Thomas held the lanthorn steady as he could, sweating against the heat and swearing silently against every biting insect. There was a fleshy knot or boil on her abdomen, just below the belly button, the size of draft horse’s scrotum, and the skin around it was bloated and taut, so that the whole stomach protruded and sagged over the top of her skirt, which was almost all that preserved her modesty. Thomas tried not to steal too many glances at the girl’s teats as they poked out from where his master had rolled up her shirt, but noticed the nipples were dark and puffy—like a woman with child. The boy said nothing but held up the lanthorn as his master’s left hand felt over the growth, then seemed almost to grab it firm and brought up his right hand with the scalpel against the pinched flesh.
“Hold your hand, cunning man! I am Mara of the Changeling Wood. You have no license here.”
Thomas looked up but did not see who had spoken, indeed could see little of the trees beyond the circle of the lanthorn’s glow, but his master stared at one tree in particular, and in a moment the boy made out the silhouette of a tall woman and child. The girl beneath him wriggled and grasped but the cunning man did not relinquish his hold on the strange flesh, only addressed the figure.
“Wise-woman, wood-witch, apis-maid, daughter and servant of queens, I am John Magnus, doctor of the Order of the Fly, and what I do is my own business and hers. Kindly fuck off.”
Swifter than Thomas could have guessed, the shadow crossed into the light, and the face revealed was like the sun after an eclipse. There was a cold beauty there, a beautiful woman in whose face had been set a mask of iridescent chitin, shiny metal blacks, blues, and golds playing in the firelight from the lanthorn. She was tall and regal as an Irish midwife in her own domain, and where the blue cloth and leather revealed the skin of hands and forearms, neck and collarbone, there too were set glittering insect-shells into the pale freckled flesh. Almost automatically, Thomas’ eyes fell to her breasts and wondered how far her art had gone…but then checked himself, and looked at the child instead, and the lanthorn shook in his hands for a minute, earning him a light kick from his master in rebuke.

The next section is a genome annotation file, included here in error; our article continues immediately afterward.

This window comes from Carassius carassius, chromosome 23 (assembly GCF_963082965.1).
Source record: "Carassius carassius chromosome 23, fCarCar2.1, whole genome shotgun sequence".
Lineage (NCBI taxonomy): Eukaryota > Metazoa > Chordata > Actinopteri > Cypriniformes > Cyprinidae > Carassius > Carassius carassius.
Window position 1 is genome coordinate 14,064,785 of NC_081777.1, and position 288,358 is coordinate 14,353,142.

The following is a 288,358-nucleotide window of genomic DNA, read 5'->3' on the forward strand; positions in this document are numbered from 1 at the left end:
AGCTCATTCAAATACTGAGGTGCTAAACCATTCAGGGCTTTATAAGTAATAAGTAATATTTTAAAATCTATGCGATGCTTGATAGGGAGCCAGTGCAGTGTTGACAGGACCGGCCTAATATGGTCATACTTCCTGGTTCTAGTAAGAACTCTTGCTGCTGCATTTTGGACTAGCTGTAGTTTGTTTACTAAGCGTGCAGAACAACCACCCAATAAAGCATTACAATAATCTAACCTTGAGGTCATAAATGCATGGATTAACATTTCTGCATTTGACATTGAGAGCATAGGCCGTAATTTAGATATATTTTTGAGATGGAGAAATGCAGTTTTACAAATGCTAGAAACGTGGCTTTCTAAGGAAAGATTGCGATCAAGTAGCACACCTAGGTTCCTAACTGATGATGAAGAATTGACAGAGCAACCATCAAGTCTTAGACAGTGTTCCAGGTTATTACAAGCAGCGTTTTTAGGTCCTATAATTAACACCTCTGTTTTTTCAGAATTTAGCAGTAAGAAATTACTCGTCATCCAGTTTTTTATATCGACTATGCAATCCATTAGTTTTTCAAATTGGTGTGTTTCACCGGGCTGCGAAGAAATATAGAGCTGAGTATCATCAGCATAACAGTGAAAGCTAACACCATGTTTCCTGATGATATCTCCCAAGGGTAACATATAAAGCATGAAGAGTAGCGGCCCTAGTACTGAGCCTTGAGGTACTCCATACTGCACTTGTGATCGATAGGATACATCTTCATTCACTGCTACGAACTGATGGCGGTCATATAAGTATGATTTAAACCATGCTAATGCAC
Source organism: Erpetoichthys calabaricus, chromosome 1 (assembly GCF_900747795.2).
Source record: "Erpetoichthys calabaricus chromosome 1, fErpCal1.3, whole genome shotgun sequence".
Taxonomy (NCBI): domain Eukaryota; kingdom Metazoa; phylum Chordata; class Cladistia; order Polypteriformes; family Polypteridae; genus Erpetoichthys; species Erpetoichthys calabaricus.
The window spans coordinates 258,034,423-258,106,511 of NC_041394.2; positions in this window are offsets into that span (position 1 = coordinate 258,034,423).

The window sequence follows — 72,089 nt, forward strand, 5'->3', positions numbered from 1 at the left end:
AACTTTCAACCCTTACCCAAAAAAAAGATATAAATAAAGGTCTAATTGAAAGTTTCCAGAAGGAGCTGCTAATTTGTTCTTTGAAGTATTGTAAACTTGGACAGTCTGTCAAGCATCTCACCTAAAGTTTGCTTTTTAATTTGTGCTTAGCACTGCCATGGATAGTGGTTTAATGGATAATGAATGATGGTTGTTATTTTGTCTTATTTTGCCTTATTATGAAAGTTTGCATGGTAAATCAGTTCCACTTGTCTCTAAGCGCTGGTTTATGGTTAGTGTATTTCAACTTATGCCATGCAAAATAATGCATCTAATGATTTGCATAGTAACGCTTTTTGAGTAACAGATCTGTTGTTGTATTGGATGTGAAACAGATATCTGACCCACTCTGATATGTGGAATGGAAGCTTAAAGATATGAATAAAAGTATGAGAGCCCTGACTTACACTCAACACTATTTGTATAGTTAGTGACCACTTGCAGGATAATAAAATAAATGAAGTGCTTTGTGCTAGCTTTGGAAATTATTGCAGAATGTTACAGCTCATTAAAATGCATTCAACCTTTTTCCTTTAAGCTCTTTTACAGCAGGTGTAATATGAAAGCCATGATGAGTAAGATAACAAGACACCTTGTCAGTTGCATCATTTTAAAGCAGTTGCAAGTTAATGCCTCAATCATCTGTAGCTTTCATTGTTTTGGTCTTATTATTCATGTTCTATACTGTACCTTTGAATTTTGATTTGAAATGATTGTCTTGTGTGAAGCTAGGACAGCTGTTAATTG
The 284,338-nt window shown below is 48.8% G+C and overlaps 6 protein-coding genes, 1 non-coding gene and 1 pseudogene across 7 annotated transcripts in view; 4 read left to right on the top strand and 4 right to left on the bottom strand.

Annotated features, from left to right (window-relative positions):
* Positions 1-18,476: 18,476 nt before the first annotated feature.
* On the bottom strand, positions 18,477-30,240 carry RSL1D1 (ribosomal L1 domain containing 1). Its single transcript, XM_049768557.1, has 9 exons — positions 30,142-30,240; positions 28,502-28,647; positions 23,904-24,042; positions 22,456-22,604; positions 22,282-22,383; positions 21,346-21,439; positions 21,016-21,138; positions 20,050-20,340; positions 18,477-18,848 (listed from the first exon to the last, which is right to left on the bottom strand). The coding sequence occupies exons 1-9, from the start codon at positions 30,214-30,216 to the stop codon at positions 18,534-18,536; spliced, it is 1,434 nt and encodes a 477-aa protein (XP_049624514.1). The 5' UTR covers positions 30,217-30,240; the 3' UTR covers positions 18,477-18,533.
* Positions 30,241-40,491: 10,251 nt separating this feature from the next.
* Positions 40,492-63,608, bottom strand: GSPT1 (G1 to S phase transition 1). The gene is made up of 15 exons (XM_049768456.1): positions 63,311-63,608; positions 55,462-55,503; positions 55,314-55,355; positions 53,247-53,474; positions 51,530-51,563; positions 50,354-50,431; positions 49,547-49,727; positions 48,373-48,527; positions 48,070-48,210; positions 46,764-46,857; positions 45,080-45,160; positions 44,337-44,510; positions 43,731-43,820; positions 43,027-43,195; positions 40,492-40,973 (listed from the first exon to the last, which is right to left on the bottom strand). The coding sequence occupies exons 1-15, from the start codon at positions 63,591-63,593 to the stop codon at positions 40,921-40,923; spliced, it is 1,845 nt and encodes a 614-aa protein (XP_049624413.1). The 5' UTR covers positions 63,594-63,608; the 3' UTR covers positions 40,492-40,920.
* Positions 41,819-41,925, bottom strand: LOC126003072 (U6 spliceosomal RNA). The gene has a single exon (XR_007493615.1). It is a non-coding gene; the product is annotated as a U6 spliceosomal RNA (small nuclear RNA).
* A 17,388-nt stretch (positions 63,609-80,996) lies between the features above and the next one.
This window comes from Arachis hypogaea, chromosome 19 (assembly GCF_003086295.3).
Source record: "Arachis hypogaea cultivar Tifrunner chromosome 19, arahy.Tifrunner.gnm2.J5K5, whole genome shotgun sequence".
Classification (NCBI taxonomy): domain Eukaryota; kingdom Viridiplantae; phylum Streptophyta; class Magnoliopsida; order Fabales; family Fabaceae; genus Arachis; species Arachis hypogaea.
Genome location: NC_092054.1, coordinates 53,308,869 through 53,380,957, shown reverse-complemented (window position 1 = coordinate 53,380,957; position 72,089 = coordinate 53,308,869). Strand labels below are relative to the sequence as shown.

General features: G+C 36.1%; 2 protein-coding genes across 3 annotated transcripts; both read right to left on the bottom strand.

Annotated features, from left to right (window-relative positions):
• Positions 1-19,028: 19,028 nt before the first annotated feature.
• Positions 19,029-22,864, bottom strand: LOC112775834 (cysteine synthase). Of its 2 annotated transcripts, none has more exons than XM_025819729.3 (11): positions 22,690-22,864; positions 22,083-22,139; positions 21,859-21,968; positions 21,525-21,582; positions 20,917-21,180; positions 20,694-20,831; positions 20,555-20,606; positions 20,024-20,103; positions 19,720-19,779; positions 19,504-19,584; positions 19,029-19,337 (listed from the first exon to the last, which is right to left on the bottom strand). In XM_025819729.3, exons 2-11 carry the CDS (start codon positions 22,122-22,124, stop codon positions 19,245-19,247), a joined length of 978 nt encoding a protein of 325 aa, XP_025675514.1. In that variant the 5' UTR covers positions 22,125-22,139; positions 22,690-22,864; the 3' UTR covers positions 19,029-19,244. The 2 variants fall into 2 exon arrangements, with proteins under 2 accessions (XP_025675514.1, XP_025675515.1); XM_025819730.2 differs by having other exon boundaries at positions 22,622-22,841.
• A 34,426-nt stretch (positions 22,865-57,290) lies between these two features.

The “child” was slim as a five-year old girl, the head with its bulbous multifaceted eyes disproportionate to the body, which was dressed in what might have been a pretty smock for a human child. It was as a wasp as an elephant is to a mouse; the whole structure of the thing was proportioned different than any bug Thomas had ever encountered, even the arcane species he’d come across since becoming the cunning man’s apprentice, and every twitch of mandible, antenna, and stunted wing revolted and fascinated him. The carapace itself was a pale yellow with spots and highlights of green, and tufts of spiky black hair surrounded the head and the bare arms and legs, or at least what he could see of them. He could not see the back of her, but Thomas wondered what her thorax looked like, and how she accommodated it while walking on two legs. While he gawked, the two wise people were lost in talk.
“She is a teenaged idiot who ran away from home because she didn’t want to marry the pimple-faced pig farmer next door. The poor bitch didn’t know this was the alfiad’s wood, and does not desire to be the hen that hatches the crocodile’s egg.” Magnus spat.
“So you would abort the life of one of the Fair Folk because of her simpleness? There are so few these days, with hardly any beast in this forest fit to bear their young to term, and yet you would destroy such a marvel only to spare the girl the consequences of her foolishness? What wrong has the child done, to deserve destruction?” she countered.